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Complex rehab stakeholders make their case

Complex rehab stakeholders make their case The big question: What will get done by an �overwhelmed� Congress?

ARLINGTON, Va. - The amount of work that needs to get done in Congress this year may be a double-edged sword for complex rehab stakeholders, lobbyists say.

While the chaos could make it difficult for stakeholders to get heard, it could also provide a number of legislative vehicles for their issues, lobbyists told attendees at the National CRT Conference on April 26, after outlining the myriad goals of President Donald Trump and a Republican-controlled Congress, including repealing and replacing the Affordable Care Act, and implementing tax reform.

“If you're exhausted and confused, you're not alone,” said Amy Cunniffe, principal of the Washington Council at Ernst & Young. “How they are going to achieve all the objectives required by law and those that the administration strongly desires to achieve in the time available to Congress—you're going to see a lot of overwhelmed faces (during your lobbying visits to the Hill). But there are potentially pieces of legislation that are going to move through the process and could serve as vehicles.”

At the top of the list of what stakeholders want to get done: pass legislation before July 1 that permanently staves off Medicare's plans to apply competitive bidding-related pricing to accessories for complex rehab wheelchairs. Congress in December temporarily delayed the change from Jan. 1, 2017, to July 1, 2017.

To make their case, stakeholders on April 27 conducted visits with more than 245 congressional offices, representing 35 states. Those stakeholders included 30 wheelchair users, who provided a first-person perspective.

“We've gotten very positive feedback from initial reports,” said Don Clayback, executive director of NCART, which hosted the event with NRRTS. “Attendees will be following up with their members over the next week to secure (support).”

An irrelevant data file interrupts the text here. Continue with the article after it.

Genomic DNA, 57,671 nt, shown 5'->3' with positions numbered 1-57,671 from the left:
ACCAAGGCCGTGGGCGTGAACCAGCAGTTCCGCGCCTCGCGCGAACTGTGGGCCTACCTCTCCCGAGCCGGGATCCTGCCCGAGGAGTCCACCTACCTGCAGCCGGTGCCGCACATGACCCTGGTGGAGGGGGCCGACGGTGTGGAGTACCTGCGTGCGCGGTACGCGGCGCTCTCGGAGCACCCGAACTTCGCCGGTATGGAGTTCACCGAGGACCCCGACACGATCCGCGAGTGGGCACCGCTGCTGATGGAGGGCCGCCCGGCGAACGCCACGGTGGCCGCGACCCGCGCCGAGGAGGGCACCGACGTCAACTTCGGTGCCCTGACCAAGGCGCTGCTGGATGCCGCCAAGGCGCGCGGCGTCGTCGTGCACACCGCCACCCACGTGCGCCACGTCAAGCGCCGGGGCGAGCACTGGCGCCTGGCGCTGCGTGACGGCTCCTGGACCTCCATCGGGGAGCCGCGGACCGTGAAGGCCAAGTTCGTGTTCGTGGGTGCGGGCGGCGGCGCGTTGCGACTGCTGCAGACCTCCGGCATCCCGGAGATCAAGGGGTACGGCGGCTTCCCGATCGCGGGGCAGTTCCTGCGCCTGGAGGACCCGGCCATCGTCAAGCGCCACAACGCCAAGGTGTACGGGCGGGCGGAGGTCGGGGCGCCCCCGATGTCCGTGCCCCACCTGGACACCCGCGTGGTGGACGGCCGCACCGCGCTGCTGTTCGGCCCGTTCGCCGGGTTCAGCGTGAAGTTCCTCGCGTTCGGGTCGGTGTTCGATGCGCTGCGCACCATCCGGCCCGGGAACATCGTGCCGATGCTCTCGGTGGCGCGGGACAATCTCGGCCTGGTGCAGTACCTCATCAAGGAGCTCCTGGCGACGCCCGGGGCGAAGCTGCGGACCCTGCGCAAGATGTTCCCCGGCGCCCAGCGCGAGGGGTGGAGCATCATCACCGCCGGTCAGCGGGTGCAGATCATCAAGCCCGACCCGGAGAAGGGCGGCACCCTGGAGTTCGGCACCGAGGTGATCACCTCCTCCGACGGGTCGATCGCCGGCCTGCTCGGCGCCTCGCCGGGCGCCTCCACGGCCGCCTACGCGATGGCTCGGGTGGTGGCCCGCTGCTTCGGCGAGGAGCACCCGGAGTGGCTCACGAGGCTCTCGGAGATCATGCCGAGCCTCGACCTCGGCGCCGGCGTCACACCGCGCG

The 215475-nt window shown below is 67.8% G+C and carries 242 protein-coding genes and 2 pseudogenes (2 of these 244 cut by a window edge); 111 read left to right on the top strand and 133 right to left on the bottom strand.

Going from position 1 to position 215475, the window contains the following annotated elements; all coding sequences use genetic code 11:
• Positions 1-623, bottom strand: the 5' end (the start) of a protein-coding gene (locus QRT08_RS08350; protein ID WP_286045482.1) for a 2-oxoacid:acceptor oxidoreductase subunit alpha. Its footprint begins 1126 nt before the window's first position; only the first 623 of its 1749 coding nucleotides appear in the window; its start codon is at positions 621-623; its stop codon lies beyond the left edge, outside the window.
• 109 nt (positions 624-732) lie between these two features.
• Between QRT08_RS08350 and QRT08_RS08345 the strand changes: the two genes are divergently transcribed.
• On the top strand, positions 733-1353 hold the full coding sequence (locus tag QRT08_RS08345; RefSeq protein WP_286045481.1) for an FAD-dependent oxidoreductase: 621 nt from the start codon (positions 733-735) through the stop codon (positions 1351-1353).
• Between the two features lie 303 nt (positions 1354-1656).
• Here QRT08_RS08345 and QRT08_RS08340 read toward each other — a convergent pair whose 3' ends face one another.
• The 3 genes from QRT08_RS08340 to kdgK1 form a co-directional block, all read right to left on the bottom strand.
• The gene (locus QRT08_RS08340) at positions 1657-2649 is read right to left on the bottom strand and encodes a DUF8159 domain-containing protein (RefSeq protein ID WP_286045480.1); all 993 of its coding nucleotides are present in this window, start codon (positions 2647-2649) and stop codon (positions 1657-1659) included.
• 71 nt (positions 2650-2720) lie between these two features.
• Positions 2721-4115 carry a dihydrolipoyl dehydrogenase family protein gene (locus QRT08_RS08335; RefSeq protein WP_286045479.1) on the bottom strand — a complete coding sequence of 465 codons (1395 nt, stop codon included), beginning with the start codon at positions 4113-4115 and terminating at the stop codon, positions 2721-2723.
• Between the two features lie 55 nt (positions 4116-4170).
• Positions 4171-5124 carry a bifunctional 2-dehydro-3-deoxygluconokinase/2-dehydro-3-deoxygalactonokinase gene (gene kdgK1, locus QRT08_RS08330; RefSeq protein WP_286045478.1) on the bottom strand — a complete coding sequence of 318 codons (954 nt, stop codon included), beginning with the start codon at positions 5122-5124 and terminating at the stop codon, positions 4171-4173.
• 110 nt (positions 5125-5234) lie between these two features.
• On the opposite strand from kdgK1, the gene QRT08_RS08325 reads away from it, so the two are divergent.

Longer term, however, stakeholders must also protect the complex rehab benefit, in general, amidst continuing discussions around funding to keep the government open and upcoming discussions around budgeting for 2018, lobbyists say.

“We're building toward a very busy fall, where a lot of legislation will be moving, and will involve spending and will likely require spending offsets,” said Sarah Egge, senior manager of the Washington Council at Ernst & Young. “That's something to keep an eye out for.”

Another possibility that may play out: Congress spending a lot of time spinning its wheels, especially when it comes to repealing and replacing the ACA, lobbyists say.

“That may be a bridge too far to cross for some,” said Eric Gascho, vice president of government affairs for the National Health Council, of the appetite of some Republicans to support the president's and the party's plans for an alternative to the ACA, amid what lobbyists point out is the exchange's highest popularity rate in years.

One thing working in the favor of stakeholders is Tom Price at the helm of the Department of Health and Human Services. But it takes time, lobbyists point out, to staff up a department and that timing may be an issue.

“We're advocating to them that (relief for accessories) needs to happen sooner rather than later,” Cunniffe said, “because the deadline is quickly approaching.”



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